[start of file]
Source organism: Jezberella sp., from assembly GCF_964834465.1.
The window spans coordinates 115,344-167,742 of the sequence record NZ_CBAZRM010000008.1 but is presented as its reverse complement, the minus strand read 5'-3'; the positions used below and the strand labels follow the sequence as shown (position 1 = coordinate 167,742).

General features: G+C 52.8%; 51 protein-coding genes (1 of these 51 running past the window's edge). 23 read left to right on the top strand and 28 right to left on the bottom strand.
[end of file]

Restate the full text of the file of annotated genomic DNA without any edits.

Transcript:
Source organism: Jezberella sp., from assembly GCF_964834465.1.
The window spans coordinates 115,344-167,742 of the sequence record NZ_CBAZRM010000008.1 but is presented as its reverse complement, the minus strand read 5'-3'; the positions used below and the strand labels follow the sequence as shown (position 1 = coordinate 167,742).

General features: G+C 52.8%; 51 protein-coding genes (1 of these 51 running past the window's edge). 23 read left to right on the top strand and 28 right to left on the bottom strand.